Squares & TrianglesTriangles
The triangles in the mathematics collections illustrate the products sold by leading American makers of drawing instruments, including Darling, Brown & Sharpe of Providence, R.I.; and Keuffel & Esser of New York City. An American inventor, LeRoy J. Leishman, devised the Arcascope triangle and combination instrument. The objects on this page also show a transition from triangles made from steel, wood, and rubber to triangles made from plastic. The change in materials in the early 20th century has created a problem for preserving these instruments, as celluloid-based plastics are chemically unstable. Several of these objects are deteriorating despite efforts to store them in a controlled environment.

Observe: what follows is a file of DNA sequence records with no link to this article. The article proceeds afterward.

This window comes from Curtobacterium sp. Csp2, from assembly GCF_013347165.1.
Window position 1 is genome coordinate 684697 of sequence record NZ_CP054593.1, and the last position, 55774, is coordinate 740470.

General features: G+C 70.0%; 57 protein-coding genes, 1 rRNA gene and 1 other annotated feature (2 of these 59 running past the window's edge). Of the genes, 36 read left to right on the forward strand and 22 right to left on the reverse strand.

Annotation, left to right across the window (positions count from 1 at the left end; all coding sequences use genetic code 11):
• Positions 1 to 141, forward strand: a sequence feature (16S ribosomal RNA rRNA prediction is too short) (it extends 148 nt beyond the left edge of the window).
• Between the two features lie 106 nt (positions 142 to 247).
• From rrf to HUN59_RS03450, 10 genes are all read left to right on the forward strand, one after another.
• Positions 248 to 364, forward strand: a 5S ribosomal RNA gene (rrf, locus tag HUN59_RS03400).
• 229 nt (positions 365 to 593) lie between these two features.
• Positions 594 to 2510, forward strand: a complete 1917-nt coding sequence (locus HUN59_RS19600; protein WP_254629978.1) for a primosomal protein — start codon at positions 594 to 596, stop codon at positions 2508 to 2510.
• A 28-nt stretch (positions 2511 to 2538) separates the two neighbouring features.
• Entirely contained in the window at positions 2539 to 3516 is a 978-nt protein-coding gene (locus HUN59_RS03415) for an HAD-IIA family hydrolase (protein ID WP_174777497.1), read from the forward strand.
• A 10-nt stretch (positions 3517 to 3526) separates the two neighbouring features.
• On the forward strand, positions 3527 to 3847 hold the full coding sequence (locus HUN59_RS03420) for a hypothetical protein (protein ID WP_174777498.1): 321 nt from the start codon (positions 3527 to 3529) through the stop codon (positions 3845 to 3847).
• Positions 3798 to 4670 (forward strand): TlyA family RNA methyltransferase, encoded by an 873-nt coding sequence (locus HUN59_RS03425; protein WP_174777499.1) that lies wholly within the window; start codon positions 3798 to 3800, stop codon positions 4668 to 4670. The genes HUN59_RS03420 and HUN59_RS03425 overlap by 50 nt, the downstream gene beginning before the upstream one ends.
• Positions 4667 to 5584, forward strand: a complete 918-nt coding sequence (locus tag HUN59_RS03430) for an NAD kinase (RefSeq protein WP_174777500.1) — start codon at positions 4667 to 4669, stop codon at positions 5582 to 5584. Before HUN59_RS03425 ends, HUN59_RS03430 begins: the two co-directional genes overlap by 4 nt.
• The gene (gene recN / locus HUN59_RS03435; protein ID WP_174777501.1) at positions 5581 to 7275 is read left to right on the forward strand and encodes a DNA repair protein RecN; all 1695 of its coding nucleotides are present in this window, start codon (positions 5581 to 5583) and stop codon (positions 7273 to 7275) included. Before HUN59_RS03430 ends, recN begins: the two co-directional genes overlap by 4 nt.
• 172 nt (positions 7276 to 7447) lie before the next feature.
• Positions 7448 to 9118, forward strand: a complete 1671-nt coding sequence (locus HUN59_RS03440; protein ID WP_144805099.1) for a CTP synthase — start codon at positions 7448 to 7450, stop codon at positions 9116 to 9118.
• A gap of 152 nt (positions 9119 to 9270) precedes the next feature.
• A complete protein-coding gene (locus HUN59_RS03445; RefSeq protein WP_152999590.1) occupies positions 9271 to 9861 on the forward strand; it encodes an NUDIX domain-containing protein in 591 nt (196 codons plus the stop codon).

"Squares & Triangles - Triangles" showing 1 items.
- This unmarked 8" 30°-60°-90° triangle with an open interior is made of two different woods, with a section of darker wood laid between two sections of lighter wood. The dating of other objects from this donor suggests the triangle was made around 1900. Compare to MA*335330. Neither Keuffel & Esser nor the Eugene Dietzgen Company advertised triangles like this one. James W. Queen of Philadelphia did offer walnut or mahogany triangles with a maple inlay, but the firm did not sell the instrument in the 8-inch size.
- Reference: James W. Queen & Co., Priced and Illustrated Catalogue of Mathematical Instruments (Philadelphia, 1883), 51.
- Currently not on view
- date made
- ca 1900
- ID Number
- catalog number
- accession number
- Data Source
- National Museum of American History, Kenneth E. Behring Center